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Breast pain

Contents of this page:


Female Breast
Female Breast
Breast pain
Breast pain

Alternative Names    Return to top

Pain - breast; Mastalgia; Mastodynia; Breast tenderness

Definition    Return to top

Breast pain is any discomfort or pain in the breast.

Considerations    Return to top

There are many possible causes for breast pain. For example, hormone level changes related to menstruation or pregnancy are often responsible for breast tenderness. Some degree of swelling and tenderness just before your period is normal.

Although many women with pain in one or both breasts may fear breast cancer, breast pain is NOT a common symptom of cancer.

Boys and men have breast tissue. If a male has breast tissue that can be seen, the condition is called gynecomastia. Adolescent boys can have some breast swelling and tenderness as a part of normal development. This is due to hormone changes, and is similiar to breast tenderness in women.

Causes    Return to top

Some degree of breast tenderness is normal. The discomfort may be caused by hormonal changes due to:

Soon after childbirth, your breasts may become swollen with milk. This can be very painful and is usually accompanied by swelling. If you also have an area of redness, call your health care provider. Breastfeeding itself may also cause breast pain.

Other common causes of breast pain include:

Fibrocystic breast changes are also a common cause of breast pain. Fibrocystic breast tissue contains lumps and bumps that tend to be more tender just before your menstrual period.

Certain medications may also cause breast pain, including digitalis preparations, methyldopa (Aldomet), spironolactone (Aldactone), certain diuretics, Anadrol, and chlorpromazine.

Shingles can lead to pain felt in the breast if the painful blistering rash appears on the skin over one of your breasts.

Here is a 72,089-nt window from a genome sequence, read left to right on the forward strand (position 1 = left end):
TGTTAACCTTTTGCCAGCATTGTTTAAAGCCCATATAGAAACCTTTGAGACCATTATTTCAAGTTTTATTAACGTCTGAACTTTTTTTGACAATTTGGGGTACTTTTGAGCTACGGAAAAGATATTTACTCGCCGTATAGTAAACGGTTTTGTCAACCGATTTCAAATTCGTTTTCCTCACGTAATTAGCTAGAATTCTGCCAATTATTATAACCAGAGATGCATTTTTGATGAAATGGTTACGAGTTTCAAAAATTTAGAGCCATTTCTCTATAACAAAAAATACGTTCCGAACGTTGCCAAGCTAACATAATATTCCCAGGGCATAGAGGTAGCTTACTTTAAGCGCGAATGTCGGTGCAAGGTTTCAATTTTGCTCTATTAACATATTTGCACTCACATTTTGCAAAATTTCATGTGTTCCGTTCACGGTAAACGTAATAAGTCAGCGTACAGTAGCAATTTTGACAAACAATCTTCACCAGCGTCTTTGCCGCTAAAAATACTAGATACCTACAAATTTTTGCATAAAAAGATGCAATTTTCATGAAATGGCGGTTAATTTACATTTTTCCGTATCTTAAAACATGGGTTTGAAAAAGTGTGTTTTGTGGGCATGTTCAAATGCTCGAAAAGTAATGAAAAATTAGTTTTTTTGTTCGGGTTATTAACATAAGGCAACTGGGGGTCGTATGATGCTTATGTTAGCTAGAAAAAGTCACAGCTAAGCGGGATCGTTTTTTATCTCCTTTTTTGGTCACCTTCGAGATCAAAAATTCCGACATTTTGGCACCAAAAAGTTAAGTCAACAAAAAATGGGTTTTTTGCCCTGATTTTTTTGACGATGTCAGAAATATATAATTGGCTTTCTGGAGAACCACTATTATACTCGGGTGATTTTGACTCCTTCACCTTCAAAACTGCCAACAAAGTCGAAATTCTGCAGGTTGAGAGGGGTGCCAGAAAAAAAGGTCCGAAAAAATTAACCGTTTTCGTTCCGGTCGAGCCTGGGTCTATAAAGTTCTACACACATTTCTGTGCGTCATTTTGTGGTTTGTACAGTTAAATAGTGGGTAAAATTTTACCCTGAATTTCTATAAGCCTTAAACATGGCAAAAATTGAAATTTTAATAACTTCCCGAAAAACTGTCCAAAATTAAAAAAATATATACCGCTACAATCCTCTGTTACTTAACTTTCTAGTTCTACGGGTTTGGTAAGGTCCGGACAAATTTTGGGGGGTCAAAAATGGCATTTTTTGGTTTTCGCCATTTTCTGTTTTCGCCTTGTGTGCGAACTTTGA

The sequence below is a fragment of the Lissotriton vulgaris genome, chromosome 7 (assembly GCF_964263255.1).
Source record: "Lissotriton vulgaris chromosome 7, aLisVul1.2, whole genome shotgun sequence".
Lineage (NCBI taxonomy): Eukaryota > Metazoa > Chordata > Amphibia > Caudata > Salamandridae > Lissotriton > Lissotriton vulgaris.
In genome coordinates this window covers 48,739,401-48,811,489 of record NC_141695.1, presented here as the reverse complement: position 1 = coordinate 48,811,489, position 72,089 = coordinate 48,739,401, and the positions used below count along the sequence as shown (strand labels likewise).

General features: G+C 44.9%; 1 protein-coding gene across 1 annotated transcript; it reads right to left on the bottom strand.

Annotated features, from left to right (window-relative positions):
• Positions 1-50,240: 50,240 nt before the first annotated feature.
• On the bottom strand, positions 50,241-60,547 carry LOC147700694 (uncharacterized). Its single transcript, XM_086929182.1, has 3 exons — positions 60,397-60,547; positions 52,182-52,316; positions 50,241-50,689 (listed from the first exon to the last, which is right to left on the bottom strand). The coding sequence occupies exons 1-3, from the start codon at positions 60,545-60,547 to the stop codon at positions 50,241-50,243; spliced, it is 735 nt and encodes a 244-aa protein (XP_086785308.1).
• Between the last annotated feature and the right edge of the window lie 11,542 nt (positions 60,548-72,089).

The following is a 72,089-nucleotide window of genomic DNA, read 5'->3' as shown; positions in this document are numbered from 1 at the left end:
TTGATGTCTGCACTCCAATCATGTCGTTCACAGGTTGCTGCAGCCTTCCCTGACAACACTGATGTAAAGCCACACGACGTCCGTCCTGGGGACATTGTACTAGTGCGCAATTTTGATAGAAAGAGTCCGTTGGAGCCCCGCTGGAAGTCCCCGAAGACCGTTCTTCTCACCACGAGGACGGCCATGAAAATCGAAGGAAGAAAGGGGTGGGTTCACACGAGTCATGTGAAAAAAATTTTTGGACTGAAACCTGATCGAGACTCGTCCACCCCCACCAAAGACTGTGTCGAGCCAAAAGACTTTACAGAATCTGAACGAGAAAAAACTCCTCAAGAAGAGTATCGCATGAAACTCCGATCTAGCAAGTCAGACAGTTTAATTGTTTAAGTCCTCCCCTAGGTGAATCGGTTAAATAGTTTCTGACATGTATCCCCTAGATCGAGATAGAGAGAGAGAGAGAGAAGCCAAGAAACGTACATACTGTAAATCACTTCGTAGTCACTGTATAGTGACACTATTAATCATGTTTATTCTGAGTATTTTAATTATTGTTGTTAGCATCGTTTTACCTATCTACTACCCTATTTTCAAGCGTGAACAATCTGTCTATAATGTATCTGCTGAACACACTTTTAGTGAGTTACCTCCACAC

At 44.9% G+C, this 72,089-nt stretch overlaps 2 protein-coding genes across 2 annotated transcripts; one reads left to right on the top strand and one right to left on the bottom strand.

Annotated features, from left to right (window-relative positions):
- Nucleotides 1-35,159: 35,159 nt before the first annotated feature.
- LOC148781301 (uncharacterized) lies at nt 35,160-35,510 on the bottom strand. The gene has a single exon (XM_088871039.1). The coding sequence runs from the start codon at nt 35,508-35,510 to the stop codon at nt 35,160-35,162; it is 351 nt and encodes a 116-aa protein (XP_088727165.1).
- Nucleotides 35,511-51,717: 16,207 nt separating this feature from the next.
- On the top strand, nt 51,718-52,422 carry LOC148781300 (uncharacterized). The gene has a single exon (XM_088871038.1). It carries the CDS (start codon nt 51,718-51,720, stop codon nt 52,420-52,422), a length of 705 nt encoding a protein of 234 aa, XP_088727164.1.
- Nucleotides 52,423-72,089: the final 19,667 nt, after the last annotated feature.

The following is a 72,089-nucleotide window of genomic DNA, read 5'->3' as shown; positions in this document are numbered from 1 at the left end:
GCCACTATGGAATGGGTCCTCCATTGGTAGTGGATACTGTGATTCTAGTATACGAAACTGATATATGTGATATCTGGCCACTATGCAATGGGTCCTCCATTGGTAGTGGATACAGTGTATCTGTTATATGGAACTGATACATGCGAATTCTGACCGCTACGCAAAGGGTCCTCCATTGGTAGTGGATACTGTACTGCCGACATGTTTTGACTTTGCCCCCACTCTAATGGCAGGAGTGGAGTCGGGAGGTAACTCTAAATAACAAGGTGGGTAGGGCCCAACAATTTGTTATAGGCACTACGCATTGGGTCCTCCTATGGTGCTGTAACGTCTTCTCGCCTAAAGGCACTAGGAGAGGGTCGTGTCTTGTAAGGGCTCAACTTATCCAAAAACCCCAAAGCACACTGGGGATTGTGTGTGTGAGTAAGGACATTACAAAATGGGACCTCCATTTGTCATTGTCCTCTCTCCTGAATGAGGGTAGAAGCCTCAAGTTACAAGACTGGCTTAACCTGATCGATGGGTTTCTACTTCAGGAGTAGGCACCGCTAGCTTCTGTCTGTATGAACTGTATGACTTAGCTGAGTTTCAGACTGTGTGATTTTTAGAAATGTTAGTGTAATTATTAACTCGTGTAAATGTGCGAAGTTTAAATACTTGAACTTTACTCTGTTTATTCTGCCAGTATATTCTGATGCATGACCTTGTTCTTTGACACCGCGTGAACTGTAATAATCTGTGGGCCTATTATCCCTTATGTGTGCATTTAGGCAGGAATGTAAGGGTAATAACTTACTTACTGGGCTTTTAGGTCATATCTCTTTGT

Home Care    Return to top

For tips on how to manage pain from fibrocystic breasts, see breast lumps.

Certain birth control pills may help relieve breast pain. Ask your doctor if this therapy is right for you.

If you have a breast infection, you may need antibiotics. Look for symptoms of infection such as redness in the area, nipple discharge, or fever. Contact your doctor if you have these symptoms.

If you have a breast injury, immediately apply a cold compress such as an ice pack (wrapped in a cloth -- don't apply directly to the skin) for 15 to 20 minutes. Take a nonsteroidal anti-inflammatory drug (NSAID) such as ibuprofen to reduce your chance of developing persistent breast pain or swelling.

When to Contact a Medical Professional    Return to top

Call your doctor if you have:

What to Expect at Your Office Visit    Return to top

Your health care provider will perform a breast examination and ask questions about your breast pain, such as:

Tests that may be done include:

Treatment may include the following:

Your health care provider should schedule a follow-up visit in case the symptoms have not gone away in a given period of time. Your doctor may recommend that you see a specialist if the symptoms do not go away or if you have a complicated condition.

Prevention    Return to top

Wear a well-fitting bra for support, especially if your breasts are large.

Perform a monthly breast self-exam 3-5 days after your period (when the breast tissue is the least tender). This is important to feel for any changes in your breast tissue. If you detect any change from the previous month, notify your doctor.

References    Return to top

Valea FA, Katz VL. Breast diseases: diagnosis and treatment of benign and malignant disease. In: Katz VL, Lentz GM, Lobo RA, Gershenson DM, eds. Comprehensive Gynecology. 5th ed. Philadelphia, Pa: Mosby Elsevier; 2007:chap 15.

Update Date: 12/31/2008

Updated by: David C. Dugdale, III, MD, Professor of Medicine, Division of General Medicine, Department of Medicine, University of Washington School of Medicine; and Susan Storck, MD, FACOG, Chief, Eastside Department of Obstetrics and Gynecology, Group Health Cooperative of Puget Sound, Redmond, Washington; Clinical Teaching Faculty, Department of Obstetrics and Gynecology, University of Washington School of Medicine. Also reviewed by David Zieve, MD, MHA, Medical Director, A.D.A.M., Inc.

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